Alaskan Enviros and Big Water Boaters Rejoice: Susitna Watana Dam project Shut Down


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Haven’t knocked Devil’s Canyon of Alaska’s Susitna River off your Triple Crown list yet? Don’t worry, you have more time.
The Susitna and its heralded big water Class V stretch Devil’s Canyon—which comprises the notorious Triple Crown along with the Grand Canyon of the Stikine and Alsek’s Turnback Canyon—was saved from being dammed by the stroke of a pen June 29, when Alaska Governor Bill Walker cancelled plans for the Susitna-Watana Dam megaproject.

“We are closing down the Susitna Watana project,” Walker said. “We will do that in such a way that preserves the work done to date. But those projects we can no longer continue to advance in our fiscal situation we are in today.”

The Susitna River, where the dam was proposed, is North America’s fourth largest undammed river and sustains Alaska’s fourth largest king salmon run. The vast valleys that feed the Susitna River comprise some of one of the state’s most visited areas.

Upon hearing the news, everyone from environmentalists to fishermen and paddlers celebrated the future of a free-slowing Susitna.

“The Susitna River is one of the most beloved rivers in Alaska,” says Dave Costello, former editor of Alaska magazine. “It has world-class sport fishing and whitewater, and is one of the wildest free flowing rivers left in North America, completely inaccessible by road. The official shutdown of the Susitna-Watana Dam project is a major victory for Alaskan environmentalists looking to maintain the wild, free flowing nature of the river, and for the wide variety of species that call the Susitna watershed home. For paddlers, Devil’s Canyon, one of the Crown Jewels of North American whitewater, has been saved –at least for the foreseeable future.”

The proposal would have created the second tallest dam in the United States, posing harmful impacts to the Susitna River’s five species of salmon, caribou migration routes, and tourism and fish-based businesses. It’s these reasons why environmentalists are cheering.

“I’m elated to stand along side our partners and friends who rely on the Susitna today and proud to have helped work toward this victory,” says Sam Snyder, Trout Unlimited Alaska engagement director and coordinator of the Save the Susitna campaign. “Thousands of Alaskans have spoken up so that future generations can use and enjoy the Susitna as we do today – the Governor made the right decision. It’s an immense victory for our salmon, our waters and tens of thousands of Alaskan families.”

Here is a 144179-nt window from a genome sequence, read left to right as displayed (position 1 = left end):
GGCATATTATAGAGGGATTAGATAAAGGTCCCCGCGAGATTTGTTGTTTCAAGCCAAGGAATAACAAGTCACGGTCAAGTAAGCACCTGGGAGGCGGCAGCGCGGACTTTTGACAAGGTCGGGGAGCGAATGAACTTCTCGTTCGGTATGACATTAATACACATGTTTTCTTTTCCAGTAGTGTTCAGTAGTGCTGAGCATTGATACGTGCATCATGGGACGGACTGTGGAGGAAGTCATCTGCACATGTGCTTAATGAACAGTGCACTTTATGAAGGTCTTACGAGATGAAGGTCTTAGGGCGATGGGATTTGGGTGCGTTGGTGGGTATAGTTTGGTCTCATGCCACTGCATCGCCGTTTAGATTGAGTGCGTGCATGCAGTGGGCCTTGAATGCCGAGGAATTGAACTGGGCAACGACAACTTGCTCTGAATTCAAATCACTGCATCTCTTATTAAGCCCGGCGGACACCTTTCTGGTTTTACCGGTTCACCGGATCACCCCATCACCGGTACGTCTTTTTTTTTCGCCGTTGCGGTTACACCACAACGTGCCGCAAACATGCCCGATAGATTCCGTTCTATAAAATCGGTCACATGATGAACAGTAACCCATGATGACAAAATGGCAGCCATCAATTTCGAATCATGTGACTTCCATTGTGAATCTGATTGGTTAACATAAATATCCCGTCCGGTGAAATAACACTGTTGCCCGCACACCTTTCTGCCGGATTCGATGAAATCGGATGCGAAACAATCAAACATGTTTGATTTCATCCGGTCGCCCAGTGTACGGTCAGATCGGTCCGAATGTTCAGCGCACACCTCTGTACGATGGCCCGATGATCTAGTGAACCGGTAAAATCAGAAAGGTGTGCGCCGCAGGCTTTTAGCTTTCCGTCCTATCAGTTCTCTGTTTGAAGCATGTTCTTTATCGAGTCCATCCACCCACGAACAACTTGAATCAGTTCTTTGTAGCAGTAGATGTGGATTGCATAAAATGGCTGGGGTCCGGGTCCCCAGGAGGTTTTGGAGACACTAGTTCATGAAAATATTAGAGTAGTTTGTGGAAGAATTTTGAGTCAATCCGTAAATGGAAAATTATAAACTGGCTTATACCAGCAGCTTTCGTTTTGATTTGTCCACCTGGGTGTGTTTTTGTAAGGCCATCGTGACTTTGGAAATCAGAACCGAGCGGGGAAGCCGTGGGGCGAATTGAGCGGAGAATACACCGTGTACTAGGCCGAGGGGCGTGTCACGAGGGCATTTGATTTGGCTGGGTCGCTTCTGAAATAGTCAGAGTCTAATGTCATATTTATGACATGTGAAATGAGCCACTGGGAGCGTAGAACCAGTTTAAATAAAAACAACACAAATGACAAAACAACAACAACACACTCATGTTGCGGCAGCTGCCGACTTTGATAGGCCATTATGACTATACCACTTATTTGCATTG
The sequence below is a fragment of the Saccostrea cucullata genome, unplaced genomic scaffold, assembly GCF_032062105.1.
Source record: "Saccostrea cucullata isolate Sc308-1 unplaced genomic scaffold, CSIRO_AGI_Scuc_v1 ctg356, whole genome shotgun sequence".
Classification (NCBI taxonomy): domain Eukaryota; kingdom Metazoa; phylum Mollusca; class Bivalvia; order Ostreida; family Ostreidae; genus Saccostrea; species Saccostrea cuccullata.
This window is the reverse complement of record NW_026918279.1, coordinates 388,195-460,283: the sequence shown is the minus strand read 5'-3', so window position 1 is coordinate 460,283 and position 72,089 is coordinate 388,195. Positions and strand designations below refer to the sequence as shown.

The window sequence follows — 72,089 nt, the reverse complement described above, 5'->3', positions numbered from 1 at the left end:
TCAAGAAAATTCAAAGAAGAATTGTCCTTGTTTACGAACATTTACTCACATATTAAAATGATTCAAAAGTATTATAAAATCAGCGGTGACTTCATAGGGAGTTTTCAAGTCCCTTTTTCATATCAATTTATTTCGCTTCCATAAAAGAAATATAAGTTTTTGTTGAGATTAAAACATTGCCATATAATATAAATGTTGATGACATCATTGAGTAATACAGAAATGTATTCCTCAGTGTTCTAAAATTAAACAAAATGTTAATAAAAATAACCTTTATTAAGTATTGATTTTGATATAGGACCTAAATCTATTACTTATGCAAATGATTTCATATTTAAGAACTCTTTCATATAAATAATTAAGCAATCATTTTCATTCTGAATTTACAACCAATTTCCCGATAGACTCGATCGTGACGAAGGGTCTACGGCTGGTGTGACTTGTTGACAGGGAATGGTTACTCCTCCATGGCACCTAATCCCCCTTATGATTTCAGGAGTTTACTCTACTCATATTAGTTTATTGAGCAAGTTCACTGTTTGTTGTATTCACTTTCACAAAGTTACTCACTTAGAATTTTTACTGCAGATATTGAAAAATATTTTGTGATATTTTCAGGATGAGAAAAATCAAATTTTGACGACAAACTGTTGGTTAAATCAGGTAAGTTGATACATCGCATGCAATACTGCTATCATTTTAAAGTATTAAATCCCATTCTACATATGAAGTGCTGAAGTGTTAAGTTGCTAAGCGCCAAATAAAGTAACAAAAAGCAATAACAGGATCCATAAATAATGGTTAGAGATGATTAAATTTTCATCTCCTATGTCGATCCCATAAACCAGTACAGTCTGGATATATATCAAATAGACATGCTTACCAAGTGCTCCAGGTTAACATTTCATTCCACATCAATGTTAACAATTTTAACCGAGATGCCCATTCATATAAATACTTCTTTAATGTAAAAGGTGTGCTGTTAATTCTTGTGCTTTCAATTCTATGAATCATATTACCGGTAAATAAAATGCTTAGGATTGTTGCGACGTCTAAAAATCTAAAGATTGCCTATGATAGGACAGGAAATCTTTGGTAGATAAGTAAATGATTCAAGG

River runners are also rejoicing, from the likes of expert kayakers Todd and Brendan Wells, whose Battle of the Susitna video from their production company Mountain Mind Collective heralds the river’s Devil’s Canyon section, to big water kayaking pioneers like Rob Lesser and Doug Ammons, who have each paddled Devil’s Canyon as part of the Triple Crown.

“I was happy to hear the Susitna project was taken off the actively funded list of state projects by Gov. Walker,” says Lesser. “Unfortunately I think that just means until oil prices turn around…”

“As to impact of the Watana Project on the flows in Devil’s Canyon, the flows would have been reduced to 10,000 cfs or less coming out of the dam, which would’ve essentially killed the types of big water runs which have given the place it’s reputation.”

Lesser adds the highest known flow it’s been run at is around 30,000 when Polar Bear Productions filmed Adventure Quest.

Walk Blackadar, Roger Hazelwood and Kay Swanson were the first to attempt the section in 1972, portaging Prep H but running most of the rest. In 1976, ABC’s American Sportsman returned with Blackadar to film the gauntlet (he swam in Preparation H on both attempts), with Cully Erdman and Barney Griffith making their rolls for successful runs. Lesser ran it for the first time in in 1977. “Walt was along on our run, but he took a terrible swim in the Nozzle and was never the same after that,” Lesser says, adding Blackadar died while kayaking the South Fork Payette 10 months later. Ron Frye and Al Lowande, he adds, hiked out to High Lake and flew out. Lesse ran it again in 1982 and 1983.

“Devil’s Canyon is one of the big water North country classics that any aspiring expedition kayaker should do,” adds Ammons. “It’s not as dramatic a canyon as the Alsek or Stikine canyons, but quality Class V way in the Alaskan wilderness with a great history.

“Above 20,000 and especially 25,000 cfs, it romps, with giant holes, surging waves and seams that will eat you,” he adds. “This is one of the places that spawned the epic myths of “boat-eating” holes, because it indeed has them.”

He points to the seams at the section’s Hotel Rock as “one of the most violent places I’ve ever been,” and advises people to watch Walt Blackadar’s 1976 ABC Sportsman episode, which was filmed there, “to understand in an instant why this heralded the future of the sport.”

From the Denali Highway, the stretch runs 200 miles down to Talkeetna if you paddle all the way, on a waterway laden with grizzly bears, caribou, and fast-moving water laden with glacial silt. “You start out in the endless willows and boreal forest, looking up at big craggy mountains, then enter the long relatively shallow canyon that for 120 miles plows through the wilderness, until it stomps into the bedrock of Devil’s Canyon for 10 miles, pouring through a dozen or so huge rapids, all in scenery that will sweep your heart with the power of the north country. ” says Ammons.

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Staff Post
Paddlers writing about all things paddling.


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